While specifics on the manufacturing are proprietary information, OsteoSymbionics’ CEO Dorothy Baunach says creating the devices for patients with damage to the face or skull due to injury, disease or deformity requires a very fine-tuned manufacturing process.
Surgeons rely on OsteoSymbionics to manufacture an implant that is a precise fit to ensure maximum protection for patients, she says.
A software modeling program called Freeform® 3-D allows OsteoSymbionics to create craniofacial implants quickly, moving from an STL-format file created from a patient-specific CT scan to a completed 3-D model in as little as a week.
“Machines don’t care how complex a piece is,” Pierson says about the freedom additive manufacturing brings from price and labor concerns. “I tell people complexity is free. With additive manufacturing, it doesn’t matter at all.”
Using the digital technology and custom software, the biomedical engineering experts work closely with classically trained sculptors and artisans to create implants that match both the surgeon’s plan and the patient’s needs. Those cases that require implants that are above average in size or are difficult to design are a specialty.
The company was founded in 2006 by Cynthia Brogan. Although she grew the company through sales as well as personal equity investment, by being in the Incubator at MAGNET, it received the several perks for growth. The Incubator receives funding from Ohio’s Edison Program, now part of the Ohio Third Frontier, which helps tech startups and early-stage tech companies.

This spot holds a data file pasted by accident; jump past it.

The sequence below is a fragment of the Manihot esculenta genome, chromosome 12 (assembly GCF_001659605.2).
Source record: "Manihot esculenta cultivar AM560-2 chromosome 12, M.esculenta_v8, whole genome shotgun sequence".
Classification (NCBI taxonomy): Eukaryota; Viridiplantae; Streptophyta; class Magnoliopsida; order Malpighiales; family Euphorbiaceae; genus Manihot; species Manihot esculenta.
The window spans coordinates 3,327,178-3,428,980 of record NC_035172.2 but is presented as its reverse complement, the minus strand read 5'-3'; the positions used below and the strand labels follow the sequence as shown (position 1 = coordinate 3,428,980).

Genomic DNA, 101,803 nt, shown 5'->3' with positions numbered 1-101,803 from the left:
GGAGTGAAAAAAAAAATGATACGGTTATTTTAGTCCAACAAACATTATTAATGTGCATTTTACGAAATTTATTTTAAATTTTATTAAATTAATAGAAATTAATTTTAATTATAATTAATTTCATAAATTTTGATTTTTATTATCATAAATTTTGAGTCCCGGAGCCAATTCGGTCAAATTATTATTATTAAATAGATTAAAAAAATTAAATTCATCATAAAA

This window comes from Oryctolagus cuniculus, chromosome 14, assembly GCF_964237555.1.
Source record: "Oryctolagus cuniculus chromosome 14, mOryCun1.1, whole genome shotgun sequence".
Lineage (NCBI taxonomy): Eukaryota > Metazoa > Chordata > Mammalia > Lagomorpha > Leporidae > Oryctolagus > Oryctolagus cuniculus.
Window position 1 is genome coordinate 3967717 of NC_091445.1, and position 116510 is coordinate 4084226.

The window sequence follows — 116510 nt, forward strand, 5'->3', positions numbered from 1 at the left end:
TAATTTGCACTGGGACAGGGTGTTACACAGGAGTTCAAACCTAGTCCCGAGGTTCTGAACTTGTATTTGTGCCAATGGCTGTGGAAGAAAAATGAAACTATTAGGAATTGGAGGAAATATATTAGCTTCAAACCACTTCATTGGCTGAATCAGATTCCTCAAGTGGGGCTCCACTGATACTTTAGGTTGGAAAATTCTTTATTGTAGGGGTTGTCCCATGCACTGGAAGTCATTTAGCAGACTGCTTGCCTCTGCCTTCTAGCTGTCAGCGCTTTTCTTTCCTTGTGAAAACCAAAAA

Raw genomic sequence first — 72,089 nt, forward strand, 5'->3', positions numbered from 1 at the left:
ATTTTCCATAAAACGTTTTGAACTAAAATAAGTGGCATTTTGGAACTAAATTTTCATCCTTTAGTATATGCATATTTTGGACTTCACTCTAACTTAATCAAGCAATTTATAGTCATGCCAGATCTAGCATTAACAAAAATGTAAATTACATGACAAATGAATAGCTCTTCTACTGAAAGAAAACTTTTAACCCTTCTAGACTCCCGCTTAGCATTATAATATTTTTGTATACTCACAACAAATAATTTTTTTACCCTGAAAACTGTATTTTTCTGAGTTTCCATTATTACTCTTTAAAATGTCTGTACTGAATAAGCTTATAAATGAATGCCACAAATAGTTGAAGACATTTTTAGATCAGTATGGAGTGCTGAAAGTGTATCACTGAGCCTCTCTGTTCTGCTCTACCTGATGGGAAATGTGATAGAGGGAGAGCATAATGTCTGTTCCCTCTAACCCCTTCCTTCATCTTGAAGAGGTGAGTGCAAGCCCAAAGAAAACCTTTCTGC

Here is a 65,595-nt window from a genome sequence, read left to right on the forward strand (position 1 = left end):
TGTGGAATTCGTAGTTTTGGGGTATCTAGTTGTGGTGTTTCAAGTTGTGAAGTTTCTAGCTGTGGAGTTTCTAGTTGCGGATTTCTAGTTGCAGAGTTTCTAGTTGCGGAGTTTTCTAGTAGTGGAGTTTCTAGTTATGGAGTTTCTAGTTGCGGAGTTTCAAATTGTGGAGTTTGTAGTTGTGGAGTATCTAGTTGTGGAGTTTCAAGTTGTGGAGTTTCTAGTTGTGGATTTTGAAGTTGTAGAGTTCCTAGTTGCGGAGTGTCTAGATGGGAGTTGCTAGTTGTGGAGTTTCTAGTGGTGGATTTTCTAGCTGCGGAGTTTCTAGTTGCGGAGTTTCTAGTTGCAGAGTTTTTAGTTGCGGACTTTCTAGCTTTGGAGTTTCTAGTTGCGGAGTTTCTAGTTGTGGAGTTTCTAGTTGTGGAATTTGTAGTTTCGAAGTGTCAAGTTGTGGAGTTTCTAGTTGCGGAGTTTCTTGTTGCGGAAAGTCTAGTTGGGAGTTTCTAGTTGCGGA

OsteoSymbionics is also a member of BioOhio, an Edison/Third Frontier-funded organization providing networking connections and exposure.
The company received attention from President Barack Obama last year when he was in Cleveland to talk at The City Club. Obama visited the MAGNET facility and viewed some of the implants OsteoSymbionics is producing.
How to reach: OsteoSymbionics LLC, (877) 881-6899 or www.osteosymbionics.com
A need is filled
Fabrisonic illustrates how collaboration gave the spark to find AM solution
A company called Fabrisonic LLC was launched because a problem needed to be solved, and the timing was right for a collaborative effort to make it happen.
The problem was if a company uses traditional manufacturing techniques, it was nearly impossible to create complex designs within the metal to embed electronic sensors or components, items that were becoming more in demand.